In the world of horticulture, there seems to be two kinds of gardeners: gardening nuts and gardening sluts. Guess which I am.
Late last spring, daughter Susy planted in my back yard six tomato plants that she had lovingly raised from seeds. She settled them into their new home with tenderness, mounted tomato cages so they would have plenty of support, and then left them in my care.
Since then, their cages fell over and lots of weeds came up but they’ve produced dozens of tomatoes. Because of our long chilly wet summer, though, not very many would ripen. All of a sudden today, I looked out and hollered. There were RED ones out there.
Susy and I each grabbed a bowl and went out to reap the harvest, But as far as two-thirds of the tomatoes were concerned, they were already being harvested. Slugs of every size and shape were all over the tomatoes. Even baby slugs were porking out big time. It was slug heaven (or hell, depending on your point of view.)
If you’re not from Seattle and have never seen a slug, it is not a pretty sight. A slug is a snail without a shell. A slug is a fat creature who slowly slides along on its belly leaving a trail of slime. A slug is very hard to love. A slug can turn a nice tomato patch into a juicy, slimy shambles. Here’s a glamor shot of one of the gluttonous little creatures.
Now here’s the weird thing. Slugs didn’t show up in Susy’s garden in Bellevue. They all came to my yard instead. This may be because Susy is a true gardener and the slugs respect and fear her. I, on the other hand, am a “starter” gardener for whom the slugs have scorn and contempt. I do well at the initial stage of the growing season, but after that the garden and I strike a laissez faire relationship.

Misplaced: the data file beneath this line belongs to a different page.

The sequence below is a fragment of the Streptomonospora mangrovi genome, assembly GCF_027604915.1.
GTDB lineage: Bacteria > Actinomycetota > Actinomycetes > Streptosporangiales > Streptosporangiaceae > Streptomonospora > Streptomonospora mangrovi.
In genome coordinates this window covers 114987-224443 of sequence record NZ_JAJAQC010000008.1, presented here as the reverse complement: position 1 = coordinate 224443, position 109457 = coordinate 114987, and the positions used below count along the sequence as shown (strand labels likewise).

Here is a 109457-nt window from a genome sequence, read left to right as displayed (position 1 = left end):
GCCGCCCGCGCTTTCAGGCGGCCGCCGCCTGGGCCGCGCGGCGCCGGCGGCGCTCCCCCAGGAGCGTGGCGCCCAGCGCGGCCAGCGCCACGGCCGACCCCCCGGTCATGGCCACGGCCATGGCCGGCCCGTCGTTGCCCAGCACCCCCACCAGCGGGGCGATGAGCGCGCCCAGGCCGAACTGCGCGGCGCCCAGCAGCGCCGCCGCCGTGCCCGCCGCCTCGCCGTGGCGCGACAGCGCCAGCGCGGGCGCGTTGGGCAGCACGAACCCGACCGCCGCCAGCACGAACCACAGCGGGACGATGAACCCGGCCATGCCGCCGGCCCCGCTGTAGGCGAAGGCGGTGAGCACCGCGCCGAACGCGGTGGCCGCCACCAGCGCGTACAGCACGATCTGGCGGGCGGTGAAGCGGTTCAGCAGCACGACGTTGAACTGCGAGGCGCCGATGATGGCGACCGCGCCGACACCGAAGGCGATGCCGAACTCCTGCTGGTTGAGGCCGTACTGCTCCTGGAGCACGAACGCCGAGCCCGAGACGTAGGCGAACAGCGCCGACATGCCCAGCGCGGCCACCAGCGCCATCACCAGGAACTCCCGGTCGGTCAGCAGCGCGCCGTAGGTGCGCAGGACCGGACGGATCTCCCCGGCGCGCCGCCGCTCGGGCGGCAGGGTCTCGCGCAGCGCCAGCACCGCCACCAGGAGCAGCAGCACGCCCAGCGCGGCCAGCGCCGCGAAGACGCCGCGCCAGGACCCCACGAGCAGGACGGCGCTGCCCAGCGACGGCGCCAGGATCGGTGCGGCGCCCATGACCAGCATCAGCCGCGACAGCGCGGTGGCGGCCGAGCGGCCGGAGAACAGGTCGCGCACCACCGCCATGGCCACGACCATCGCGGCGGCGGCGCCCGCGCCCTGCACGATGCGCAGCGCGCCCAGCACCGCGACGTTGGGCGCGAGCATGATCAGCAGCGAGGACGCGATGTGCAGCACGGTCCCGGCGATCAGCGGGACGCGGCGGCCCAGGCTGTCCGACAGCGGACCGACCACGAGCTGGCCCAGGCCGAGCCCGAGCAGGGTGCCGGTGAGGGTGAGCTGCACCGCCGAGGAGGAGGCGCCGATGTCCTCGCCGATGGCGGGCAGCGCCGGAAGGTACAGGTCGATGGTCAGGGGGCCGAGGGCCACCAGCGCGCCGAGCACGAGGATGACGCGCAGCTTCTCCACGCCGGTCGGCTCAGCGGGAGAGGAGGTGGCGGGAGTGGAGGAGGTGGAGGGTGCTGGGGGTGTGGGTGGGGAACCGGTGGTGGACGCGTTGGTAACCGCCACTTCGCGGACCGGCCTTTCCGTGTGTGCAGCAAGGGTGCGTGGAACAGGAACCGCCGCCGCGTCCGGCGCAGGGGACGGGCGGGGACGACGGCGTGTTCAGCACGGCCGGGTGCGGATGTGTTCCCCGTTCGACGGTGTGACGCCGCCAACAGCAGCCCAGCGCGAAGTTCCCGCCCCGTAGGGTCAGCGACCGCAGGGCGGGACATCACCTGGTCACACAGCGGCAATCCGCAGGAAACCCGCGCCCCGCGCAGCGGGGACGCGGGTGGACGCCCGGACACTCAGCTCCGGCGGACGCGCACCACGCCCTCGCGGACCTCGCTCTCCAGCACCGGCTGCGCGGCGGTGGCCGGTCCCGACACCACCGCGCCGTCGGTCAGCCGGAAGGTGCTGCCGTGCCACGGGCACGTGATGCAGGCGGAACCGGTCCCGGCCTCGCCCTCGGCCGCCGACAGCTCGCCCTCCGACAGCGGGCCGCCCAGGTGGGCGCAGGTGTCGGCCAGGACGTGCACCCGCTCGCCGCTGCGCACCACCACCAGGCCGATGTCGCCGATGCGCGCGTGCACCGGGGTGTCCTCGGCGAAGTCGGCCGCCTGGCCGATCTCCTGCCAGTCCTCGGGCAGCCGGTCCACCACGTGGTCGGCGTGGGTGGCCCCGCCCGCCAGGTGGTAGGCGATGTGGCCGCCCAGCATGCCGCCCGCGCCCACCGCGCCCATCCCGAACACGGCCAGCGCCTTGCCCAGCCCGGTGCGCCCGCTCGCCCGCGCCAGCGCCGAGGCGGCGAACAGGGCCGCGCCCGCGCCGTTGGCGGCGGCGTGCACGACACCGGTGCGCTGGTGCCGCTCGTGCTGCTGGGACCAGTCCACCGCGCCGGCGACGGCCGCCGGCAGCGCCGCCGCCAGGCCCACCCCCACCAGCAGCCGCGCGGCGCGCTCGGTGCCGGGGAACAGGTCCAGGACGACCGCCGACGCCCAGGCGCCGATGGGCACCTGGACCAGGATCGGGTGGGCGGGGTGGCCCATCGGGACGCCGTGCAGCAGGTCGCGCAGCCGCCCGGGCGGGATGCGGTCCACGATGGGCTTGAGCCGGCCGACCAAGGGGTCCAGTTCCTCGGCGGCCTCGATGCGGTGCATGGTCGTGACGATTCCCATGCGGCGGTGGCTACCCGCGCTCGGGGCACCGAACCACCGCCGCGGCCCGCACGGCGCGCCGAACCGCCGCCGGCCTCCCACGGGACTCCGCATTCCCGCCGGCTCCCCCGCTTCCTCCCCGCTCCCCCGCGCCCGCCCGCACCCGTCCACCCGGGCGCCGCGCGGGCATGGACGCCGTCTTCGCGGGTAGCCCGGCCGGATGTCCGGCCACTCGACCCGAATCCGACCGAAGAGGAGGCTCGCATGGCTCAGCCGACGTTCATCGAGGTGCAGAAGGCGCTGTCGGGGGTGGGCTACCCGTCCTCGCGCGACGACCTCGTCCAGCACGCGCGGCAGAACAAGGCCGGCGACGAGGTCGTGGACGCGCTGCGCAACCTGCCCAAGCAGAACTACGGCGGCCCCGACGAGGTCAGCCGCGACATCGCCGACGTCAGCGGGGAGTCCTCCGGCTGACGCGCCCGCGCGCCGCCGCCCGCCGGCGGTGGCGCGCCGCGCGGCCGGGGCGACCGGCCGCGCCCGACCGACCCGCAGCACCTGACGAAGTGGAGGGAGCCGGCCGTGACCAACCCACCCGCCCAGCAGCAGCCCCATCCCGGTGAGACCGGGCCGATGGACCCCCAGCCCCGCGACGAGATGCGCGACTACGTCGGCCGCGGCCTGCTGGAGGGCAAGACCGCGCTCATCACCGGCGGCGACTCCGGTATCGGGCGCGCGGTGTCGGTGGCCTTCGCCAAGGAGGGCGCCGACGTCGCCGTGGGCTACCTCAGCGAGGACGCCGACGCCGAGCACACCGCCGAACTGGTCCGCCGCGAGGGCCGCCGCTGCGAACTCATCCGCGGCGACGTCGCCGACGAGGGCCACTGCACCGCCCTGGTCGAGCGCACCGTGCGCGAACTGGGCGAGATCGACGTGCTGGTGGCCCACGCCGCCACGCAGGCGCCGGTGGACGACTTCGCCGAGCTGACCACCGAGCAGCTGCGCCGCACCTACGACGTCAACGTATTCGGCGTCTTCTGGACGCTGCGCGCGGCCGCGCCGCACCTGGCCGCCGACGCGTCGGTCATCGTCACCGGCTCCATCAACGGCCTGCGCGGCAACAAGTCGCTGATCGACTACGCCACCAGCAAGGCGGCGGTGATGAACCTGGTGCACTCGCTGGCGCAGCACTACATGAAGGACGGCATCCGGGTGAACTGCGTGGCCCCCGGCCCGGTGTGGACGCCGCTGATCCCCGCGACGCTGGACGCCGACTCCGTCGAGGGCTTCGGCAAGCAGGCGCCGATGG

It’s been that way since my childhood. During World War II, my sister Joan and I had victory gardens across the street from Fillmore School in Cedar Rapids. My start-up garden was perfection: perfect little seeded rows of carrots, green beans, peas. Artfully surrounding this delightful little patch, I planted a row of nastursiums. It would surely win awards. Without a doubt it would be the best of all the victory gardens. All the kids would be jealous when they compared their puny patch with my plentiful one. I would be able to feed the hungry, maybe send some of my extra produce to the troops.
As soon as I finished putting the seeds in, I went home to play with my friends and never again returned to the victory garden. It still seems to me that after I did all that initial work, the least those seeds can do is weed and water themselves.
So how was I to know the tomato plants had been attacked? I just wanted to eat their product, I didn’t want to go out and visit with them every day. I certainly wasn’t interested in developing a meaning relationship with them.
To tell the truth, I really hate being outdoors. All the things I don’t like are out there: rain, dirt, weeds, hard work, bugs, slugs, creatures that flit from flower to flower and then sting you when you’re not looking, and others that slither along the ground.
But most of all what I don’t like about the outdoors is its lack of central heating. In Seattle, it’s too cold out there, especially for a person like me who shivers indoors all year long. Before I actually got them, I was the only woman I knew who was looking forward to hot flashes.
All this may explain why gardening is not one of my shining achievements. It is Susy’s though. As it is my sister’s. And daughters Teresa and Judy, granddaughter Elizabeth, nephew Tim, and on and on. At least I know I won’t starve.
I continue to be exceedingly proud of my daughter Susy. What a perfect lady she was as she graciously pushed the wheelbarrow full of pounds of tomato sludge to the yard waste container. Restraint and good manners are a sign of good breeding.